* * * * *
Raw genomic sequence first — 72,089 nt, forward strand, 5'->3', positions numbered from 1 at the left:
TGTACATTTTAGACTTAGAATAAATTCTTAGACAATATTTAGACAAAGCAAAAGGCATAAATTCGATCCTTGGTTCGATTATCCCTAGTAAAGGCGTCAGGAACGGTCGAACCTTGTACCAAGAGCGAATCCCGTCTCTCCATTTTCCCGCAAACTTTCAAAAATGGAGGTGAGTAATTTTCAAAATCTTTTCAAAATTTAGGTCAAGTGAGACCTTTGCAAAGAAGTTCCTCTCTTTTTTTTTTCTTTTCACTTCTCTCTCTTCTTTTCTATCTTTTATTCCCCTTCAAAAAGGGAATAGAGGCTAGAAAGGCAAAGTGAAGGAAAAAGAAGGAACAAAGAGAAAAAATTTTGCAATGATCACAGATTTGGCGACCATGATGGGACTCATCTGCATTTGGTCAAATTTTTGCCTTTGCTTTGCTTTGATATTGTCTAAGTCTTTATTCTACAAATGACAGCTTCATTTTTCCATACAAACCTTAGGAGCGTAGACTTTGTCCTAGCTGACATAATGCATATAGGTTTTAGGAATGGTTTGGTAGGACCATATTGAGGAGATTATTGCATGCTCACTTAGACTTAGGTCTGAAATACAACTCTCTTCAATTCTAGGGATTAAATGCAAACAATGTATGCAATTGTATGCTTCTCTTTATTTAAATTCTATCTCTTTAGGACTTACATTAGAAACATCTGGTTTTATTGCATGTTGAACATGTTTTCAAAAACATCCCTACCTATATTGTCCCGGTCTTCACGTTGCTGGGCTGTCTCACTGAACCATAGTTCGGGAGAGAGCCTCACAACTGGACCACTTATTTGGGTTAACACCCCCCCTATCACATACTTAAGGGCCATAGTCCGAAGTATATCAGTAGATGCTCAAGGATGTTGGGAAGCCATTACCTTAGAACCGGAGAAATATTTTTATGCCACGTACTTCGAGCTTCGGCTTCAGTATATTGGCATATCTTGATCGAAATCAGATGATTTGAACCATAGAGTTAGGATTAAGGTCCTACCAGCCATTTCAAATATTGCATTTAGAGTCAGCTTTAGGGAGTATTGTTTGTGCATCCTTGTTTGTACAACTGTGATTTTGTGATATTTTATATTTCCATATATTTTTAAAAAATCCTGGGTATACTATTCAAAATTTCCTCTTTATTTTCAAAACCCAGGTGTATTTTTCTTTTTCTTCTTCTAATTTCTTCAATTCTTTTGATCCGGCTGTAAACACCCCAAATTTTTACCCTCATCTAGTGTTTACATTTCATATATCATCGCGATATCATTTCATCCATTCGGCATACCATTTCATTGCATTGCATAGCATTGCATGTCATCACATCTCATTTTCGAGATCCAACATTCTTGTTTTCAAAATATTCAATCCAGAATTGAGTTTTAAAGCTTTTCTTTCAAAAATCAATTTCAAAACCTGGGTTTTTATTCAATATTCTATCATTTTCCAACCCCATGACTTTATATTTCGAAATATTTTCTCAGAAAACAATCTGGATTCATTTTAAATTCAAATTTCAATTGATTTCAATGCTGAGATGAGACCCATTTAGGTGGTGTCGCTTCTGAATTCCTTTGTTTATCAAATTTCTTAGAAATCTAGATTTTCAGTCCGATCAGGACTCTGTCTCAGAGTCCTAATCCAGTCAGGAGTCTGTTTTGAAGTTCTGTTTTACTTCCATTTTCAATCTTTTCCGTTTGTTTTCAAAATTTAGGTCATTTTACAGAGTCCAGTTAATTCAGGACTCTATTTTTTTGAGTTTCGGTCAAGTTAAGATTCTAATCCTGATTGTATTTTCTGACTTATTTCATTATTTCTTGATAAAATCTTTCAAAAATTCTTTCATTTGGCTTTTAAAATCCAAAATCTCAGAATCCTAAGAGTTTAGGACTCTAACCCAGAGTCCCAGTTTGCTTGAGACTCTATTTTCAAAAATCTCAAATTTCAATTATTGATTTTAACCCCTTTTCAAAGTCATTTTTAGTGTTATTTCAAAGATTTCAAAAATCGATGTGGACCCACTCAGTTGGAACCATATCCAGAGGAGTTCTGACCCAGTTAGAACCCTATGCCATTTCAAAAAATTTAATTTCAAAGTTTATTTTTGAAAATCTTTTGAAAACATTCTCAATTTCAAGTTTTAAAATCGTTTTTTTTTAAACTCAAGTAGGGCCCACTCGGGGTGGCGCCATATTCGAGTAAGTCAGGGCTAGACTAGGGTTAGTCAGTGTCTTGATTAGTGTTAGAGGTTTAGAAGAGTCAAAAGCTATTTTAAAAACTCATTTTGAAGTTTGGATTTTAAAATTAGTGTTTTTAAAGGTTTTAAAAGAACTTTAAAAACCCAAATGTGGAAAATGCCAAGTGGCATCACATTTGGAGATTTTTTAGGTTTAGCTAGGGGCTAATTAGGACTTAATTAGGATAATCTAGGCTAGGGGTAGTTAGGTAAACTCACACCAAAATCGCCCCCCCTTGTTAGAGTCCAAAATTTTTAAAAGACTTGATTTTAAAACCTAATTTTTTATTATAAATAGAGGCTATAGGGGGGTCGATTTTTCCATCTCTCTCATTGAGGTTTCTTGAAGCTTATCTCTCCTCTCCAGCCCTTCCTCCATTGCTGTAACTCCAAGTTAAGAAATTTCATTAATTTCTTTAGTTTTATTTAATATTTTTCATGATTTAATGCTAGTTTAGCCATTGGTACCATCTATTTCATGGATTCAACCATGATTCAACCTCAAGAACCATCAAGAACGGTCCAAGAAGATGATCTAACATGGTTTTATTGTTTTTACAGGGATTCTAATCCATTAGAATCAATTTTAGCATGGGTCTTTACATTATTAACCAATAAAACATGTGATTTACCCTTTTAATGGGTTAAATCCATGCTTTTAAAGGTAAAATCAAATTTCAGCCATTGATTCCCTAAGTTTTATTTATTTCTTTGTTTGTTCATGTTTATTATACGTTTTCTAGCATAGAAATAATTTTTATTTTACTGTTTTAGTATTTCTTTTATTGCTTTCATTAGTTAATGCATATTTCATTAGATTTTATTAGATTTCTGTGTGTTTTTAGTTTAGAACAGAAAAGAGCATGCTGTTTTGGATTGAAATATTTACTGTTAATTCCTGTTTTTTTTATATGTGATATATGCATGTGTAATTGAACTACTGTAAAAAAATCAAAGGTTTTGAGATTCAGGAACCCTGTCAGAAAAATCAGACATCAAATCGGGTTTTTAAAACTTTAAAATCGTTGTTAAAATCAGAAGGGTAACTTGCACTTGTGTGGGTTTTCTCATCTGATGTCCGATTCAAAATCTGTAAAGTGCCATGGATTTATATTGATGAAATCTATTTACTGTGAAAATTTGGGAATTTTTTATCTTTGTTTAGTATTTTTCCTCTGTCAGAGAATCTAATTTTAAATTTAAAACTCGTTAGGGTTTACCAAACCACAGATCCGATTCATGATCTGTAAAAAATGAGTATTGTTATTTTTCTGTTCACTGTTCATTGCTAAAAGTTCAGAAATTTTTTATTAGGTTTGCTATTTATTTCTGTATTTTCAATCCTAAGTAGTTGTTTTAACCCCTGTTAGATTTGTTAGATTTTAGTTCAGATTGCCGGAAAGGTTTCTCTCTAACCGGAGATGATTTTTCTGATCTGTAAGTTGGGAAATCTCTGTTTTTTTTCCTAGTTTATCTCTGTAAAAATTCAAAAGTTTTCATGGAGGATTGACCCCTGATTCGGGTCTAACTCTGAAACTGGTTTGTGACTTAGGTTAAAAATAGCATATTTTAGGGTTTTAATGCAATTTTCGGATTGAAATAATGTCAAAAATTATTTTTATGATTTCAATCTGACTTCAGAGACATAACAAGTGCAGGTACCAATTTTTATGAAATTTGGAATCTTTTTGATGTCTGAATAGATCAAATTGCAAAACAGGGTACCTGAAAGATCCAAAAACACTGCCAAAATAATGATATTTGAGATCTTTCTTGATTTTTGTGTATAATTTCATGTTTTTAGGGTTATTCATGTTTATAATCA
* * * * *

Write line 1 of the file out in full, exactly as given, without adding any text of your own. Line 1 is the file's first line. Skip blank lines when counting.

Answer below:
Raw genomic sequence first — 72,089 nt, forward strand, 5'->3', positions numbered from 1 at the left: